It is clear that Covid-19 is an unfolding humanitarian crisis that will affect all countries. It presents a serious threat to the life of those who catch it and puts severe pressure on those working in the health services, while exposing them to the very same risks. At the same time, measures to combat its spread are turning lives upside down. Self-isolation and social distancing have given way to lockdown in many countries, with gatherings prevented and extensive restrictions on movement.
The financial impact on individuals and businesses has been extensively covered in the media. Less seems to have been written on charities, but they have been equally affected. As with businesses, the impact on each charity, their staff and clients (beneficiaries) will vary enormously according to the nature of their work, how they deliver it, the flexibility of their cost base and the source of their income. In this brief note, I highlight just some aspects and examples of what is an inexhaustible topic.
For some charities, the measures to combat Covid-19 are quite simply preventing delivery of their mission; for example the Jubilee Sailing Trust (www.jst.org.uk). This charity uniquely brings people of mixed abilities together through inclusive adventures at sea, allowing them to explore their ability and appreciate the ability of others. There has been no alternative but for it to stop all voyages.
Other charities will be finding that more is being asked of them. The loss of jobs, income and enforced isolation is a source of anxiety and stress and will likely exacerbate mental health issues. While events, meetings and courses may have been an important element of the delivery strategy of charities addressing these issues, extensive use was already being made of telephone and online resources to provide information and support. Innovation and increasing use of digital media and applications are helping to fill the gaps that the cessation of physical gatherings has left. At the same time, this may enable the charities to operate, temporarily at least, with reduced costs.
A third category of charity is one where the demand for their services is increasing but there is no meaningful substitute for the way they deliver their mission. Examples in the UK would include hospices and other health/medical-related charities that provide care residentially and in the community. These are being asked to do more as healthcare resources within the National Health Service are focused more heavily on dealing with Covid-19.
While all of this is happening, most charities will be seeing a squeeze on income. Previous economic and financial market downturns have typically impacted on the level of grants from companies, charitable trusts and major donors. The fall in value of investments and property also affects the value, if not the number, of legacies. We can expect to see this pattern again in the coming months.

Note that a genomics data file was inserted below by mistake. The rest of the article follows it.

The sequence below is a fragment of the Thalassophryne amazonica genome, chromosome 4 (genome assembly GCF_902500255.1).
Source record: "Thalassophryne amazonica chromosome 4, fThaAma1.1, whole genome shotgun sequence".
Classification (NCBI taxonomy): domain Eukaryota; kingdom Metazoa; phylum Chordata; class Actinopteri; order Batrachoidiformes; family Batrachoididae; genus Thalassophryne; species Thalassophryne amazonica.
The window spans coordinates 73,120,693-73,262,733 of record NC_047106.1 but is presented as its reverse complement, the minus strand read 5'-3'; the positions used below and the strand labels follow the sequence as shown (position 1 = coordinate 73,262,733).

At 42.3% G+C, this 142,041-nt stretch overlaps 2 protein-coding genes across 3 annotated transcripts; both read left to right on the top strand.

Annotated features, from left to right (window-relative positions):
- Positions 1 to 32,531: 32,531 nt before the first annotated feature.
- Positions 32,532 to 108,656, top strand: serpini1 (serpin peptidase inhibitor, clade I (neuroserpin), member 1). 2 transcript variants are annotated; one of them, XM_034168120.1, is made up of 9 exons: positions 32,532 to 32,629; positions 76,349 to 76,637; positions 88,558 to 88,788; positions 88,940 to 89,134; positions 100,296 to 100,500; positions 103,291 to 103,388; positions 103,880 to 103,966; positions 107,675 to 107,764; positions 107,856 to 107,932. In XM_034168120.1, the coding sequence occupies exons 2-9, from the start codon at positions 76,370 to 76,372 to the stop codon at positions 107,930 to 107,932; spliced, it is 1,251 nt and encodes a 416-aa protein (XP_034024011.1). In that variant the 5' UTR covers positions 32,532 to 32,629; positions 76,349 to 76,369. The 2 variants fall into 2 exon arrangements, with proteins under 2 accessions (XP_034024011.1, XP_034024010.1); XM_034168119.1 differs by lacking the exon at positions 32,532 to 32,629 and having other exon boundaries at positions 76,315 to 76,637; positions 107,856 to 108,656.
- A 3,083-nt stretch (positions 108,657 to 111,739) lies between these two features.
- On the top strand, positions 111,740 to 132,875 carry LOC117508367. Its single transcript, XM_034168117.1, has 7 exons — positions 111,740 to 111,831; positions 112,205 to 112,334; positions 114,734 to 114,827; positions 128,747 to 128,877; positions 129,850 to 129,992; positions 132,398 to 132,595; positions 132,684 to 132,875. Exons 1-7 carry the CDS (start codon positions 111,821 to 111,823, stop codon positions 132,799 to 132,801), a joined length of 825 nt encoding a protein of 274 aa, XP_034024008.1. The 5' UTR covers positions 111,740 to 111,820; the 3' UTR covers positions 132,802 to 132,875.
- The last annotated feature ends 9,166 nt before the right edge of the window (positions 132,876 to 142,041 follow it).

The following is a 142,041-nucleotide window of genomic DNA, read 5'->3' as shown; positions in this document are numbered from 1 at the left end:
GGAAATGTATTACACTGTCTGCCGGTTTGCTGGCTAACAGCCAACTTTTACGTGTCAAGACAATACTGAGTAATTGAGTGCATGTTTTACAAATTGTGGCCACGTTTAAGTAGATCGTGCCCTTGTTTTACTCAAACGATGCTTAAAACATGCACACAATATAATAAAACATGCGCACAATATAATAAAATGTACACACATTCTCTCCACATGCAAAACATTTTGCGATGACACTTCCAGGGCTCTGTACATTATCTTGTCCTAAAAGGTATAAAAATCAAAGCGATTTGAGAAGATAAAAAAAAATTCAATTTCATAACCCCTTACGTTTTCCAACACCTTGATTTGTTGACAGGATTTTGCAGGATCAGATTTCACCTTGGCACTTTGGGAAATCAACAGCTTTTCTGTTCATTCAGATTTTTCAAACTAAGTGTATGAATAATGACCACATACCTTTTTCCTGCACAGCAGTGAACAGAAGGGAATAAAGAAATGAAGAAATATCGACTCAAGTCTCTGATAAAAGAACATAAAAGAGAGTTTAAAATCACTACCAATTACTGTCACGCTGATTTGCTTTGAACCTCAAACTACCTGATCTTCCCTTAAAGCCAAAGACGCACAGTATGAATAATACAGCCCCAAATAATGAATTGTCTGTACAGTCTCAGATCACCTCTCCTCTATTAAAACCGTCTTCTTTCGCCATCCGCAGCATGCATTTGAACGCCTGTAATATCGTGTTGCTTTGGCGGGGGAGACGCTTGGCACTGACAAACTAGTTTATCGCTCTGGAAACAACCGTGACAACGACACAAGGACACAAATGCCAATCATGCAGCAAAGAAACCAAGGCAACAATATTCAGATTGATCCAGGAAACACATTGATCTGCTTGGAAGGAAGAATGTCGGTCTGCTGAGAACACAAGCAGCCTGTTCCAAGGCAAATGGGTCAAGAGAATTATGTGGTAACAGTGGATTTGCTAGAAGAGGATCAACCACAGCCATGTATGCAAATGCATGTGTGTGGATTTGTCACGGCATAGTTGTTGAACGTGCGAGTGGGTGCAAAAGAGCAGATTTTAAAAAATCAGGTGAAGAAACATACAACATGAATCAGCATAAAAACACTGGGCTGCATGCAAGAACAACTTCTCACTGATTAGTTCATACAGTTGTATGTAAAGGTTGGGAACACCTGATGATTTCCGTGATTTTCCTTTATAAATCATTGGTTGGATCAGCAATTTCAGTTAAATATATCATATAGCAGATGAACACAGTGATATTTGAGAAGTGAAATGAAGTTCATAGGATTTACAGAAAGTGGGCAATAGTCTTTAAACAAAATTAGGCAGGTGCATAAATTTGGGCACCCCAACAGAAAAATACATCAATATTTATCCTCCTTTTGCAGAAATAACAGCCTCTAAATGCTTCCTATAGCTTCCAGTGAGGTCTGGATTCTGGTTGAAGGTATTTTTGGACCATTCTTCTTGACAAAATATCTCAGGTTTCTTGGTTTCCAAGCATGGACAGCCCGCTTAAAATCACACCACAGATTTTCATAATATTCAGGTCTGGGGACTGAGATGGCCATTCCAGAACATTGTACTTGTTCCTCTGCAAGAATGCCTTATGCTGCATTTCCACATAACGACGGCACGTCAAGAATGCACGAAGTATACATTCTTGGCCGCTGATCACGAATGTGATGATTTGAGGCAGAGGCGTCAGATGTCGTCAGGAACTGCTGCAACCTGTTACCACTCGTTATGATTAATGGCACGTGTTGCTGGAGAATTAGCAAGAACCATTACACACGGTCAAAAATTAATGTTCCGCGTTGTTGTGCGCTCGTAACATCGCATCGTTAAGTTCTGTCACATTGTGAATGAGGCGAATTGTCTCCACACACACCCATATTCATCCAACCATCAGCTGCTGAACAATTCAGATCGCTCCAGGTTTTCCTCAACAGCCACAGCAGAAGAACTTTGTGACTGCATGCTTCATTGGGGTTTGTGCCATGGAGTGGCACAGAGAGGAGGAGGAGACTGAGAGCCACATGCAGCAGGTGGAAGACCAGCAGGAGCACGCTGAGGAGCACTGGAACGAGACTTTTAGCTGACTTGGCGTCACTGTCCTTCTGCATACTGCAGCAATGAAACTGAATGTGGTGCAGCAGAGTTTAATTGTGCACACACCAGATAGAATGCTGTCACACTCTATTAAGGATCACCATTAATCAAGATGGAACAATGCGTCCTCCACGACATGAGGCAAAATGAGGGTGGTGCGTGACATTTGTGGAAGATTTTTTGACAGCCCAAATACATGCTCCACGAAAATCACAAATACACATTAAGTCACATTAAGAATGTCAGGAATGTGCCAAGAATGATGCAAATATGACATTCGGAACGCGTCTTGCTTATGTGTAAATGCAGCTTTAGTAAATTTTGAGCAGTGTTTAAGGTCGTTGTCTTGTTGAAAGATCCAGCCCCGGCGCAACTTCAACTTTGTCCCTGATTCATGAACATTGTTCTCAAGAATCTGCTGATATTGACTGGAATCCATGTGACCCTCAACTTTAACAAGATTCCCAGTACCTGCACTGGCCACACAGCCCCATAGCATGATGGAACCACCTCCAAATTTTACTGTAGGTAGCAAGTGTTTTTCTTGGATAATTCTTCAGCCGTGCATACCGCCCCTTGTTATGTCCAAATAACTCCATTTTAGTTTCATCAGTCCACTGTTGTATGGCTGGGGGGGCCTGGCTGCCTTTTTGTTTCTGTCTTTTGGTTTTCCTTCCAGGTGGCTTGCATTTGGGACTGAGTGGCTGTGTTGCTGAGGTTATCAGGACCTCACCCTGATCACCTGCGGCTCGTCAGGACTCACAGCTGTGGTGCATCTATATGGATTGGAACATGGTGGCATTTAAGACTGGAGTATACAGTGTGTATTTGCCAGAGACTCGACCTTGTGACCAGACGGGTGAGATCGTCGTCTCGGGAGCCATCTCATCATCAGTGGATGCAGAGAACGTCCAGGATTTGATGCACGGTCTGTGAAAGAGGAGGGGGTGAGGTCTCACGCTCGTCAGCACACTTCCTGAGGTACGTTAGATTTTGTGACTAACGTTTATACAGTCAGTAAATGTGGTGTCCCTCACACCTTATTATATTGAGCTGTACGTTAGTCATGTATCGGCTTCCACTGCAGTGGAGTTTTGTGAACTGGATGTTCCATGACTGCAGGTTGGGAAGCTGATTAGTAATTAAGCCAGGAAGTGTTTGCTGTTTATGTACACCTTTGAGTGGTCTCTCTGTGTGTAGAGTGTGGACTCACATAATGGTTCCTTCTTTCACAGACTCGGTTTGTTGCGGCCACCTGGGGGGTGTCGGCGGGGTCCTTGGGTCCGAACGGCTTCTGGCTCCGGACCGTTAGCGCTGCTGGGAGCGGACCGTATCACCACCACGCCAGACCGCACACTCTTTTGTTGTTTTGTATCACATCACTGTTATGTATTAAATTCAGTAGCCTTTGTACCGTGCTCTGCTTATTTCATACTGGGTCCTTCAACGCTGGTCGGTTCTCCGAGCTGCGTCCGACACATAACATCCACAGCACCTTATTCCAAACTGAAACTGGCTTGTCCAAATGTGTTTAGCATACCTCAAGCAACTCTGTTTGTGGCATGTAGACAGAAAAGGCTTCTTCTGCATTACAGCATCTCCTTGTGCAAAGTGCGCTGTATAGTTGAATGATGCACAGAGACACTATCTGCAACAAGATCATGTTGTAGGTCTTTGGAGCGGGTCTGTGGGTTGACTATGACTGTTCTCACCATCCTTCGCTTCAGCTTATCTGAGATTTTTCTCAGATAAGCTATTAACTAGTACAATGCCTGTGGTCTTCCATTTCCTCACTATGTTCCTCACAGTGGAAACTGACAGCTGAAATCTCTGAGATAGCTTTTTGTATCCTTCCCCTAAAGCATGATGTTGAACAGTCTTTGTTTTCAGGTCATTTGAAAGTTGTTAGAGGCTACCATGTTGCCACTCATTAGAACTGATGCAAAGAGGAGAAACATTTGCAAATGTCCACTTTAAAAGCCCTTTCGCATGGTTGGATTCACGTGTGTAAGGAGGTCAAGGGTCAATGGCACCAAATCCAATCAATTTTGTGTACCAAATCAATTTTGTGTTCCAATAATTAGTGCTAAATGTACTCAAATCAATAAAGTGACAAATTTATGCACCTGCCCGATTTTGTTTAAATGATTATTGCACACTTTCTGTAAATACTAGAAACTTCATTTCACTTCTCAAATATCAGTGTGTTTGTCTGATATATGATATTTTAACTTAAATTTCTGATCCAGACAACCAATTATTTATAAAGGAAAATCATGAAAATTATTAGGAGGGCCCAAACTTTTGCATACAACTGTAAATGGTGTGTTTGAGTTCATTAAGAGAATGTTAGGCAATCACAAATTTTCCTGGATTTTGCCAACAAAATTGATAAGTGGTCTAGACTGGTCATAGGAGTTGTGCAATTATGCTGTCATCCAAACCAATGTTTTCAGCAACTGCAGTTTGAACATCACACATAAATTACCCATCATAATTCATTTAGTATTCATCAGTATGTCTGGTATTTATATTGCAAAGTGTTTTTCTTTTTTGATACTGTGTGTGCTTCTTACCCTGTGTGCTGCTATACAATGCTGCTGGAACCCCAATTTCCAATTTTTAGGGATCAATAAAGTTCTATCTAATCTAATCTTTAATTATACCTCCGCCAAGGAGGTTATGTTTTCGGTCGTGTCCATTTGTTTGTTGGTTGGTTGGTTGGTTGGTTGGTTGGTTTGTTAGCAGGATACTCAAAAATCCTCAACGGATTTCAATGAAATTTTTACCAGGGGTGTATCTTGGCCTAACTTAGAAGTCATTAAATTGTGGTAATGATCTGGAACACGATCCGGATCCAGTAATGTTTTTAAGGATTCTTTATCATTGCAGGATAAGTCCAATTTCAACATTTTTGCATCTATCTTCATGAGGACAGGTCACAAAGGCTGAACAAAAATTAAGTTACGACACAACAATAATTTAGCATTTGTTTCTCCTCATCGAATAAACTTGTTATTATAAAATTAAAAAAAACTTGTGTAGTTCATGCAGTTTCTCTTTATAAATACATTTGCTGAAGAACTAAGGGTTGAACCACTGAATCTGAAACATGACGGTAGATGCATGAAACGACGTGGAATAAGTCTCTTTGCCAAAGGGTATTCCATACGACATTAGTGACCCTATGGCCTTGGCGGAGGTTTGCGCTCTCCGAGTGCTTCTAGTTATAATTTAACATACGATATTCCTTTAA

What will not have been experienced before, at least in the way it is now, is what is happening to community fundraising. This is a vital source of funding for many charities; it provides unrestricted funding that enables them to operate effectively and also raises public awareness of their work. Self-isolation and lockdown means that volunteers are not able to collect on the streets – the timing could not be worse for Marie Curie (www.mariecurie.org.uk – the UK’s largest charity providing end-of-life care in hospices and in the community) for example; its ‘Great Daffodil Appeal’, which normally takes place in March, is a major plank of the charity’s annual income generation.
More broadly, the cancellation and/or postponement of mass events, such as the London Marathon, and individual or small group activities have brought community fundraising to a juddering halt and the lockdown has come at the time when many of these activities would otherwise take place. The spring and summer months normally represent their peak period.
Their level of consequent need will vary from charity to charity according to their particular mix of income sources and the impact of Covid-19 on their operating models. What is nonetheless clear is that a great many will still need some conscious and thoughtful additional financial support to keep going.
While government initiatives to support businesses are available to charities as well, these may not be straightforward for all to access. We also anticipate that there will be a time lag in actually obtaining financial support in any event. This view is evidently shared by many charities, which have launched emergency appeals for grants and donations to meet the anticipated income gap.
Learning about the work of charities, supporting and engaging with them can be rewarding for individuals and families. As with other areas of our work, Sandaire is here to assist our clients with their philanthropy, but would note that we do not seek to advise on the specific choice of charities to support. Please do not hesitate to contact our Family Offices Services team if you have any questions about developing and implementing a philanthropic programme.